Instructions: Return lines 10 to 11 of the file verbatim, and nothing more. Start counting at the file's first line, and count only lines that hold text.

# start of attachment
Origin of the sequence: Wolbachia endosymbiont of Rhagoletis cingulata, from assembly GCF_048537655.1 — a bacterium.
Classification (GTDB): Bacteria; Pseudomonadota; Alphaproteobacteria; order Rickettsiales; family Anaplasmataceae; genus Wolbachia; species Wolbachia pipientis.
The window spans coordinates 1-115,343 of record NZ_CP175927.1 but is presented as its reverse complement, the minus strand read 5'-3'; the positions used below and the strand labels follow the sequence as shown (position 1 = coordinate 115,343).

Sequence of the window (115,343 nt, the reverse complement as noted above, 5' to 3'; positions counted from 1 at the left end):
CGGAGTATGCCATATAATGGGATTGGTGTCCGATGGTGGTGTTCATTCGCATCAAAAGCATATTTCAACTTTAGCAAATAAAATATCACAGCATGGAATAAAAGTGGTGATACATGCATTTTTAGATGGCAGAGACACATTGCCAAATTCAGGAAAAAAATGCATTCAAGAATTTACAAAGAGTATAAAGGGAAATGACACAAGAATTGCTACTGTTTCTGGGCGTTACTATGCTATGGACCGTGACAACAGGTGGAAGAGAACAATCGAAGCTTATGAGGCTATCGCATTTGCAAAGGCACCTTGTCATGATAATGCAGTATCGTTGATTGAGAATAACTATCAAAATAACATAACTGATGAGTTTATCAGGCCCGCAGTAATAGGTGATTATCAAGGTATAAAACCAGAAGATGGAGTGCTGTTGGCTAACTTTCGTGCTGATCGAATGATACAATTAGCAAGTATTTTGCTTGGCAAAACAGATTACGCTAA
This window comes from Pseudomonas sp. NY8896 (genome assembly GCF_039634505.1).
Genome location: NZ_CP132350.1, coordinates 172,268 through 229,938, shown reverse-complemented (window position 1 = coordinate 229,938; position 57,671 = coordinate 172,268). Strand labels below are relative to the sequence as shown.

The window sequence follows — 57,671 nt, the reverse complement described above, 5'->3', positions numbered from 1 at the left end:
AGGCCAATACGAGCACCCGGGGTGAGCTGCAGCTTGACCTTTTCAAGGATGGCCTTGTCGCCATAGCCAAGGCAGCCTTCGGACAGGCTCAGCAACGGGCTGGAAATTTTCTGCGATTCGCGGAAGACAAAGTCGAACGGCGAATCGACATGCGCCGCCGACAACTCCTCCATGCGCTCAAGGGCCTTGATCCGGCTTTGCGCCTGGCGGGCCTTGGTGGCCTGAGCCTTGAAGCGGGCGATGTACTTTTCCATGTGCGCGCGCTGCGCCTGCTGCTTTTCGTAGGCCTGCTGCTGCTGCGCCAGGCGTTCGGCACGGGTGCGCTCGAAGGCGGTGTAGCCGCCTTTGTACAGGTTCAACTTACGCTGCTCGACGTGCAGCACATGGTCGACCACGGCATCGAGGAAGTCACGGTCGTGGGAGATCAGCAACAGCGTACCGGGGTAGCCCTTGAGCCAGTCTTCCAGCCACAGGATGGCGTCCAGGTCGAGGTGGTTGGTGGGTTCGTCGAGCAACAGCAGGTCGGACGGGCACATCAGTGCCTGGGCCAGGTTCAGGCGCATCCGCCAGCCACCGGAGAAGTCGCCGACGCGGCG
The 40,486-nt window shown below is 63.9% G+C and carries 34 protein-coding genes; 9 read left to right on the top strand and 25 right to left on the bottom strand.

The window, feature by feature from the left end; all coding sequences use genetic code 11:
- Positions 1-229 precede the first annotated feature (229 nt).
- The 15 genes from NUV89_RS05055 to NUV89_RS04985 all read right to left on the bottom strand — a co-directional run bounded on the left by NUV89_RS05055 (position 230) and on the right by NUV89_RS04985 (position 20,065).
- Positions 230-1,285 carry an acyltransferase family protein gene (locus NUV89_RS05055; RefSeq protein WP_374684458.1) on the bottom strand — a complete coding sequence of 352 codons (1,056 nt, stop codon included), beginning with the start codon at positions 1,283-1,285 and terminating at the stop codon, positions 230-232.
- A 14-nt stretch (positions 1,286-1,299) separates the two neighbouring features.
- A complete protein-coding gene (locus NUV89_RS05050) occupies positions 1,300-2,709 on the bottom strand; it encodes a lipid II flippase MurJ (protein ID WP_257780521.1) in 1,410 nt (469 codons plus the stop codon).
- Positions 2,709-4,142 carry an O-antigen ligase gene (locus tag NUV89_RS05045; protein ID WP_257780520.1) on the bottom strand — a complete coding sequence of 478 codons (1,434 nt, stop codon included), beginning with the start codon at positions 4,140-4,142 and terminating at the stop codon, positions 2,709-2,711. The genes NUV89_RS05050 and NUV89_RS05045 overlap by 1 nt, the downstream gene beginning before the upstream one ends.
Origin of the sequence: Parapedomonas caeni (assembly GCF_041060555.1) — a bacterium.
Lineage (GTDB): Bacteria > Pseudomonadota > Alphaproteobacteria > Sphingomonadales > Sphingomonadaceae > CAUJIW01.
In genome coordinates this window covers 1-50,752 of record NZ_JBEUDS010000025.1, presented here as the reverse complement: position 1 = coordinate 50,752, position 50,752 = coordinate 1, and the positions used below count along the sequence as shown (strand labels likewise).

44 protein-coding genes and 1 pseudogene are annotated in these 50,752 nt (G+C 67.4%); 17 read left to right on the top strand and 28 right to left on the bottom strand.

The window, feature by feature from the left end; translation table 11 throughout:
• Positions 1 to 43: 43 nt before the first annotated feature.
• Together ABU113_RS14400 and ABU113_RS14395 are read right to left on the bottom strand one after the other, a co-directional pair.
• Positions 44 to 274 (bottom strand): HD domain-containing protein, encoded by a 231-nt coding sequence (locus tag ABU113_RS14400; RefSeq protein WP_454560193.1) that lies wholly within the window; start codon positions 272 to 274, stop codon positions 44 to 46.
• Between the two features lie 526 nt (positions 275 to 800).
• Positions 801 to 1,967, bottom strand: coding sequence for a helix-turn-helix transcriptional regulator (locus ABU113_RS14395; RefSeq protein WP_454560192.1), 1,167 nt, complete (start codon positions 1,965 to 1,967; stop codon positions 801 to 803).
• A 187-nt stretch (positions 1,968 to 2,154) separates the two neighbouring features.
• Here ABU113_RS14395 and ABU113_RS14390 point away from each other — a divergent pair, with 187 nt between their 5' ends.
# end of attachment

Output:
The 40,486-nt window shown below is 63.9% G+C and carries 34 protein-coding genes; 9 read left to right on the top strand and 25 right to left on the bottom strand.

The window, feature by feature from the left end; all coding sequences use genetic code 11: